5 minutes with ... Andrew Hainault

Dynamo defender talks food, life in the Czech Republic, and Canadian soccer

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Photo Credit: 
Ned Dishman / Getty Images

Dynamo defender Andrew Hainault took some time to answer a few questions from HoustonDynamo.com about life, on and off the field.

HD: As a kid growing up in Canada, where do young soccer
players aspire to play?

AH: Montreal is a very
multicultural city, so there are kids from all over. There are a lot of Arabs, Italians,
Greeks, so they all know about the leagues in Europe
and they always aspire to play there, whether in Seria A or La Liga or the
English Premier League. We also have the Montreal Impact. People take it
for granted back home, but then you get to 18 or 19 and you train with them, you realize this level is not bad. I never really aspired to play for the
Impact, but I played with them and it was great. You always aspire to play for
the biggest and the biggest and best are in Europe. 

HD: Who was the team you supported growing up?

AH: I try to move away from it, but we always liked Manchester
United because they were the team they always showed on TV.
I remember the 1999 Champions League with David Beckham, because he was the big
star and the big name. It was always Manchester United, but of late, I’ve been
to a couple Manchester United games, and I wasn’t too impressed with the fans. I
like Liverpool. I also like a couple teams in France, but Manchester United was
definitely my team growing up.

HD: You spent a couple years playing in the Czech Republic.
From a non-soccer standpoint, what was it like living there?

AH: It was great. I loved the people there. They are real
humble, hard-working, and down to earth. Prague
is one of the most beautiful cities in the world. It didn’t get heavily damaged
during the split with Slovakia.
They have buildings that are hundreds of years old. I just loved living there.

HD: Did you have the opportunity to do much traveling while
there?

AH: We did. We went to Germany
a couple times, Munich and Berlin. Besides that we never got weekends
off, and when it was, it was last-minute. For soccer we went over to England and Frankfurt.
It’s so great because everything is a train ride away or a short flight away.

HD: You grew up in Canada
and then played over in the Czech Republic
before moving to Houston,
so what was the transition like coming here?

AH: When I first got here, the weather was beautiful, I think I
got here mid-February. Then it started getting hotter and hotter and hotter, so
that was one of the big things to transition to. Life is very similar in Canada and the U.S. It was great being able to
come home and be able to speak the language right away. You take for granted
the little things, like being in a restaurant and ordering food or just being
able to talk to someone on the street; make conversation and be friendly. I didn’t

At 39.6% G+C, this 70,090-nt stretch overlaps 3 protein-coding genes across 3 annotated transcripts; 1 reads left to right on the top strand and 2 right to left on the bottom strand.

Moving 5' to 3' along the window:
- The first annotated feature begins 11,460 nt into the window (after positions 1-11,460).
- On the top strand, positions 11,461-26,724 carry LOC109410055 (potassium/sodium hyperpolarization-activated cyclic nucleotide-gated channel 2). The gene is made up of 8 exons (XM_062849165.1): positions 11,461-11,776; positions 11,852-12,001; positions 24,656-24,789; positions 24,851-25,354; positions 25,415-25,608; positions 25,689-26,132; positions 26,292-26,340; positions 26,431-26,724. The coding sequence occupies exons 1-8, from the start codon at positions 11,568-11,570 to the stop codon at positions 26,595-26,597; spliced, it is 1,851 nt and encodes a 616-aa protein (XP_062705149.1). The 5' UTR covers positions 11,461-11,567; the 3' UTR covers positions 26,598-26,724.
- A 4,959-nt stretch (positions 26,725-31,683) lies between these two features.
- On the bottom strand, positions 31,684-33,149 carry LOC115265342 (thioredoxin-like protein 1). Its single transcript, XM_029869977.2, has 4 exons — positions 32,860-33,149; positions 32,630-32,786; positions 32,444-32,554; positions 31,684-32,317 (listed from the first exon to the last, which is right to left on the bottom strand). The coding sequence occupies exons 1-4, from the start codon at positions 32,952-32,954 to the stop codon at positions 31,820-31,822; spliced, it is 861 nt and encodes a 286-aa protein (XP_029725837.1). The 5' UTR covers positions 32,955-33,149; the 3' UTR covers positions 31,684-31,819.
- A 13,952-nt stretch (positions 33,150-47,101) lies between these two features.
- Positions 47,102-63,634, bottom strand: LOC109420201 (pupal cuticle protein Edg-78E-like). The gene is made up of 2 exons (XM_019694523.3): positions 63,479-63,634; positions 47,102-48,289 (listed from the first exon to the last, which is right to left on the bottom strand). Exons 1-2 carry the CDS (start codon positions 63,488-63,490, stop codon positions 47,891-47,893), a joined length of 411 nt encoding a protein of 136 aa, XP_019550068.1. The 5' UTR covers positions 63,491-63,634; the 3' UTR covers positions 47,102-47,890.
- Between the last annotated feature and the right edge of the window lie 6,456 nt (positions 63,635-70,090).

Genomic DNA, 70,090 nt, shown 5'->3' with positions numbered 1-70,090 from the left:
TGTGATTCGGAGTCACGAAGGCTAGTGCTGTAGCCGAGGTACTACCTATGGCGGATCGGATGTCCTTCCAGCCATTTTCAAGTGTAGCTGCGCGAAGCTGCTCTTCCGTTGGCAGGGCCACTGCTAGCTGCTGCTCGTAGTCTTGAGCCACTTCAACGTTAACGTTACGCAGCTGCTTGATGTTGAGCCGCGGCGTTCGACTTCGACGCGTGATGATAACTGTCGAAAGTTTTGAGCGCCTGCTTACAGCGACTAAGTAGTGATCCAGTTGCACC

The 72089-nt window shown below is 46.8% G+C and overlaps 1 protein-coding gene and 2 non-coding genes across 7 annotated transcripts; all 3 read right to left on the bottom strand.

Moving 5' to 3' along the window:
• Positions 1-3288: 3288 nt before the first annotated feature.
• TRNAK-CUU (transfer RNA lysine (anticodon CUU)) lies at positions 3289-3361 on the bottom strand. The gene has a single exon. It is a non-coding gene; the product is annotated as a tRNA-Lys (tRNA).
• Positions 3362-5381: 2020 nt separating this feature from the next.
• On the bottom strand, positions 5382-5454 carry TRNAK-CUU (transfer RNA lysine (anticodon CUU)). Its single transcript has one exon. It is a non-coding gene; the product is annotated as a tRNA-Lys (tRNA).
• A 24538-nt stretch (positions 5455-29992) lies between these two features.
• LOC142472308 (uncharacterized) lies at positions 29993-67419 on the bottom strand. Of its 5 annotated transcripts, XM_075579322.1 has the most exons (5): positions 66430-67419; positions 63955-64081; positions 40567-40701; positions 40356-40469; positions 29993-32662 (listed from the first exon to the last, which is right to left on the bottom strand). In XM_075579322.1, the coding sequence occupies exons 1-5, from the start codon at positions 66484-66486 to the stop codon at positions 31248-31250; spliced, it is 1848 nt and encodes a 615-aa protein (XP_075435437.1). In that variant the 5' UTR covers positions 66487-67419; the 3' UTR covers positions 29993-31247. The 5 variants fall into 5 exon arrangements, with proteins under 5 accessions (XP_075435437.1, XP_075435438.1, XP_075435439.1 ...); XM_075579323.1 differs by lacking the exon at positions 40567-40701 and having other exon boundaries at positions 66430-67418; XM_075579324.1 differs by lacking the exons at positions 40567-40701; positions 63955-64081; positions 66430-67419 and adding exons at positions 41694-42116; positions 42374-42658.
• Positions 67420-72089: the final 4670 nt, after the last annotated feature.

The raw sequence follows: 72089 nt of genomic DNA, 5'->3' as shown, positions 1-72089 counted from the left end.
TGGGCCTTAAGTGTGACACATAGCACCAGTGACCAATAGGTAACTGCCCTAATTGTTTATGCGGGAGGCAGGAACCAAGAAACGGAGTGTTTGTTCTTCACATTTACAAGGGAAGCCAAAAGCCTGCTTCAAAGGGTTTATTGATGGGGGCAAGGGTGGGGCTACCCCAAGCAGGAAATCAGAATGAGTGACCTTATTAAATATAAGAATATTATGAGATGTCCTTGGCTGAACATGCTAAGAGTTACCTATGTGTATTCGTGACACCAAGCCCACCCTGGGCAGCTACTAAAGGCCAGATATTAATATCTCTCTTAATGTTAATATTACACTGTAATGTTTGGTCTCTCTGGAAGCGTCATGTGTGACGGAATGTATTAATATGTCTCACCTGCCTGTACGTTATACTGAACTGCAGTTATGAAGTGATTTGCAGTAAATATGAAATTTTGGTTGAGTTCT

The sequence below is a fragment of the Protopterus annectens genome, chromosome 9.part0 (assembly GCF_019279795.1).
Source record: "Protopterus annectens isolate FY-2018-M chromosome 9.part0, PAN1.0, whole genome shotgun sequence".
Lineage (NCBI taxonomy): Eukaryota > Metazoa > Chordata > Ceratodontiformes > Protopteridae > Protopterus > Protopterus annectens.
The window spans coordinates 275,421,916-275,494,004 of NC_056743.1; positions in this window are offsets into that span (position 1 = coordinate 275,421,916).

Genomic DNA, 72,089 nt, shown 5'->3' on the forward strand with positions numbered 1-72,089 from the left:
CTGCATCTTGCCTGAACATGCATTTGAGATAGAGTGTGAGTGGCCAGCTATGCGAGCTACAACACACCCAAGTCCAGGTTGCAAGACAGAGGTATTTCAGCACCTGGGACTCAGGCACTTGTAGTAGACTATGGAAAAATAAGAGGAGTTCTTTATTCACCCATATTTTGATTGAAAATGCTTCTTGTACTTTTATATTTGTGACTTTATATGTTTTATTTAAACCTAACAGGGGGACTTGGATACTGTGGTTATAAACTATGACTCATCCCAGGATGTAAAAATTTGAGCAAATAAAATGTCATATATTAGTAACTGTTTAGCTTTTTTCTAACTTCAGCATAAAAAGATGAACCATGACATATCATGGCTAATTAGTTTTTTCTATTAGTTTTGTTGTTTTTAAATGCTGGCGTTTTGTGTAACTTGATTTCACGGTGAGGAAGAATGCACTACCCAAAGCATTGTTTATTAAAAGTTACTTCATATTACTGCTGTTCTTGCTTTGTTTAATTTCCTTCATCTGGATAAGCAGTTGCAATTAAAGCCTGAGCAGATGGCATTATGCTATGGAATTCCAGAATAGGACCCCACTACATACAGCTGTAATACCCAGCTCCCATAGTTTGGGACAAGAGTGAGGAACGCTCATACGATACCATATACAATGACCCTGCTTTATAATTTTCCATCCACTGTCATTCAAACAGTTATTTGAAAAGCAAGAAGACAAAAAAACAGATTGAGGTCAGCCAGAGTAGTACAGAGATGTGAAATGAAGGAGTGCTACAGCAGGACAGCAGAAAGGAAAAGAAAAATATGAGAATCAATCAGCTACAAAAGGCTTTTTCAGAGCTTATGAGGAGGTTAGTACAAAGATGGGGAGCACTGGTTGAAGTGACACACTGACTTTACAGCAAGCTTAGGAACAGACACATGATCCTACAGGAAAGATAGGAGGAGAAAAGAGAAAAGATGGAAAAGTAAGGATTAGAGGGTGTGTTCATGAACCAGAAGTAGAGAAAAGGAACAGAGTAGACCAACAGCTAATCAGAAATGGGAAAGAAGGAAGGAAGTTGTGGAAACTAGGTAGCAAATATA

have that in the Czech
Republic, so that was great. But the
transition wasn’t tough. It’s very similar from Canada
to the U.S.
People think we [Canadians] live in igloos and we don’t have electricity, but we are pretty
advanced.

HD: Aside from your newfound scoring prowess on the field, you
are known as one of the team chefs. Where does this love of food and cooking
come from?

AH: Well I moved over to the Czech Republic
when I was 19 years old, and I was all alone. I couldn’t really go out to the
restaurants and ask for what I wanted, so I had to learn how to cook. I made a
lot of mistakes; I ate some raw chicken, I ate all sorts of stuff. It’s all
about trial and error, and I learned. I have always loved food, so when you start
cooking, you realize you can make better stuff than if you go to these
restaurants. So it started there. Then my girlfriend, now my fiancée, moved
over, and she is very similar, so it just grew from there, and now I’m a top chef.

HD: Who is a better chef, you or your fiancée?

AH: Definitely me. [Laughs] Honestly, she is a lucky girl, because I come
home and I cook every meal right now, which is not very fair. But I’m so
controlling, and she puts too much spice, and I’m always looking over her shoulder, and she gets flustered in the kitchen. So I’m definitely the head chef, and she is my sous-chef.

HD: The last time Canada made the World Cup was 1986.
What do you think Canadian soccer needs to do to reach that level again?

AH: A lot of people want to know the answer to that one. It’s
frustrating, because we will put a squad together, and you see the list of players
on the squad, and the clubs they are playing at, and you can compare us to most
teams in CONCACAF minus the U.S. and Mexico. We’ve got some of the bigger-name players, but it seems as if collectively when we come together, we can’t
put it together. I wish I knew the answer. We just need to keep working hard,
figure out the problems, and hopefully learn from mistakes we’ve made in the
past. I think if we can get on a good run and make a push in World Cup
qualifying and even make the World Cup, then things could really turn with the
[Canadian Soccer Association]. It could go real fast, because I think we have the talent and
players, and we just need to be able to put it together.

HD: Back in May, you were fortunate to represent your country in
an international friendly and went up against Lionel Messi and Argentina. What
was it like playing against a team with so many world-class players?

AH: Honestly it was another level to what I have ever played
against. I have seen some good level of play before, but it was just something
else. Everything was just so much quicker. It was a good
experience, and hopefully I learned a lot from it and won’t make the same
mistakes I did playing against them the first time.